Rulon Gardner Never Stops Pushing
Posted by Ron Springer | 4/19/12
Throughout my career in event planning, I have had many interesting experiences that I never could have predicted. One especially memorable one was working with Olympic gold medalist Rulon Gardner.
Gardner’s win over Russian Aleksandr Karelin at the Sydney Olympics was nothing short of epic. Karelin was the considered to be the greatest Greco-Roman wrestler of all time and was undefeated and un-scored upon in 13 years of competition. The crowd in Sydney first sensed an upset in the making when Karelin broke his grip on his opponent. The announcers went wild, along with the crowd.
Rulon Gardner’s defeat of Alexander the Great is one of the greatest moments in Olympic history, ranking right up there with the 1980 Miracle on Ice. It was completely unexpected, totally thrilling, and it endeared this baby-faced young man from a Wyoming dairy farm to the nation.
In 2001, I had the opportunity to do some speech writing and coaching with Rulon Gardner, who these days makes his living as a motivational speaker. It was fun getting to know him, and we did a good job helping him find a way to tell his story in a way that highlighted some important key messages, while making it sound like him, and not like it was written by someone else.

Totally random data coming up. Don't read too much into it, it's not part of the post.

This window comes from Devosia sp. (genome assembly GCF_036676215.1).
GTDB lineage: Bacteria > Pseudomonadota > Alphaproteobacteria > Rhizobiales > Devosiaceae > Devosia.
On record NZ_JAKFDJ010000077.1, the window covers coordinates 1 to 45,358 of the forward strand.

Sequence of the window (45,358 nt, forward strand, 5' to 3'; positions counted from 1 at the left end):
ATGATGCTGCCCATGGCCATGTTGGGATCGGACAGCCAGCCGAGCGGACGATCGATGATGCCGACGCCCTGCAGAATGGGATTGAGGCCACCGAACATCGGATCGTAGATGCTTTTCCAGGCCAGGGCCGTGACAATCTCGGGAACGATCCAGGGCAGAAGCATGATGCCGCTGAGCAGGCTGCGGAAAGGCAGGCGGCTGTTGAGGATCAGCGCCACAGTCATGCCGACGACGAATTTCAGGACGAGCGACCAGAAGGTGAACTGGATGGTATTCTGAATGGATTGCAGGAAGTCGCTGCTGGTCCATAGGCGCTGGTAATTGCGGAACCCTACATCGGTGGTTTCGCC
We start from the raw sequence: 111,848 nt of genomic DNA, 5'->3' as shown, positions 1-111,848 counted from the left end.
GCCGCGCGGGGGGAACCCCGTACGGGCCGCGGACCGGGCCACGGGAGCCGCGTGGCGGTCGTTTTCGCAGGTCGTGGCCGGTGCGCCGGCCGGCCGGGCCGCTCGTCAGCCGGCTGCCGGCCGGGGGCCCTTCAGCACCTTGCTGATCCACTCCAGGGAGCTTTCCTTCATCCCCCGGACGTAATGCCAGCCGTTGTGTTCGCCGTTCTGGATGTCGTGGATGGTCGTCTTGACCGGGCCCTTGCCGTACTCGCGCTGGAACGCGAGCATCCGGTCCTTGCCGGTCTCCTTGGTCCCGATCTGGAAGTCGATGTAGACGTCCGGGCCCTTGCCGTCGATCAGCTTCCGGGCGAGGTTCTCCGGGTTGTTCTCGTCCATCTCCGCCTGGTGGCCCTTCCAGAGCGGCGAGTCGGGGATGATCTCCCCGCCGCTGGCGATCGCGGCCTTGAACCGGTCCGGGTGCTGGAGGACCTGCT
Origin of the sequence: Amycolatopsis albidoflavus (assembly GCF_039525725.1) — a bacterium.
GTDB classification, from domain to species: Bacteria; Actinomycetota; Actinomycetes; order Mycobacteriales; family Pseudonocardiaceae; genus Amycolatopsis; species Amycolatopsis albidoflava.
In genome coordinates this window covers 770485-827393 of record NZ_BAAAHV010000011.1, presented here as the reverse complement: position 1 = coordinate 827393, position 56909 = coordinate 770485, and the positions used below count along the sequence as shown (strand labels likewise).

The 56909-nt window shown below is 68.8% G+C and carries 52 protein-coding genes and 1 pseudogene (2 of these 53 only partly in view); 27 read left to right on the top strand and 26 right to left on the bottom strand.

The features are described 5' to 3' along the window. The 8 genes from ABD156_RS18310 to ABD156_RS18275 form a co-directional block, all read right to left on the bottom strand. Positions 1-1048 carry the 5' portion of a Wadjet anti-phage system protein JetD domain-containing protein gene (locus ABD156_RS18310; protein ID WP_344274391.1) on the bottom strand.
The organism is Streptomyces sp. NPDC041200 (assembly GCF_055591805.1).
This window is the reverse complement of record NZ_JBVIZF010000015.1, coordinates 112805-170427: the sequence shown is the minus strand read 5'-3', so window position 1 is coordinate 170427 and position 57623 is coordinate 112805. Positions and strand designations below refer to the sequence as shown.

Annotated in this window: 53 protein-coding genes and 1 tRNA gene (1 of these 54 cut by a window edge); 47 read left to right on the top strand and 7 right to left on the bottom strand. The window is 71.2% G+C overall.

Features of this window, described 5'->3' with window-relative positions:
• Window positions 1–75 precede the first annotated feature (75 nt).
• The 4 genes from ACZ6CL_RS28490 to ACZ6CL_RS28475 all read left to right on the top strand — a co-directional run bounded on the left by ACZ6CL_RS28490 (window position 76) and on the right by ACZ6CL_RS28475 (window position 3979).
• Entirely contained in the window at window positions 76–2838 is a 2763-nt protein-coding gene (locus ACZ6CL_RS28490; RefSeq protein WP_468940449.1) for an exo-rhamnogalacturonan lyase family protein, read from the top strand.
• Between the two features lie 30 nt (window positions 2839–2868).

One really fun moment we had was when I was planted in the audience and “randomly” selected to wrestle him on stage. That’s not something you ever forget! The other amazing memory I have is a morning I spent coaching him for an evening speech college in Fort Wayne, IN. That day was September 11, 2001. To the college’s credit the speech went on as planned that evening, but stopped when President Bush came on television to speak to the nation. After the President was finished, Rulon resumed his speech. He did a wonderful job and brought a few hundred people some comfort when we really needed each other.
Gardner has had an eventful life in the 12 years since his historic win in Sydney. He suffered hypothermia and frostbite after a snowmobile accident, after which he lost a toe. He also survived a plane crash. In 2011, he staged a remarkable comeback of a different sort as a contestant on “The Biggest Loser” where he lost a substantial amount of weight, down 173 pounds from a height of 474 pounds in just 16 weeks. His life has been anything but dull. I learned a lot from him in the time I spent with him, and it was a terrific experience for me to help him move to a new chapter in his life. And, I saw first-hand the benefit an inspiring speaker can bring to an event.
Will we see you this summer in London, Rulon?
Watch the video Gardner shows before being introduced to an audience.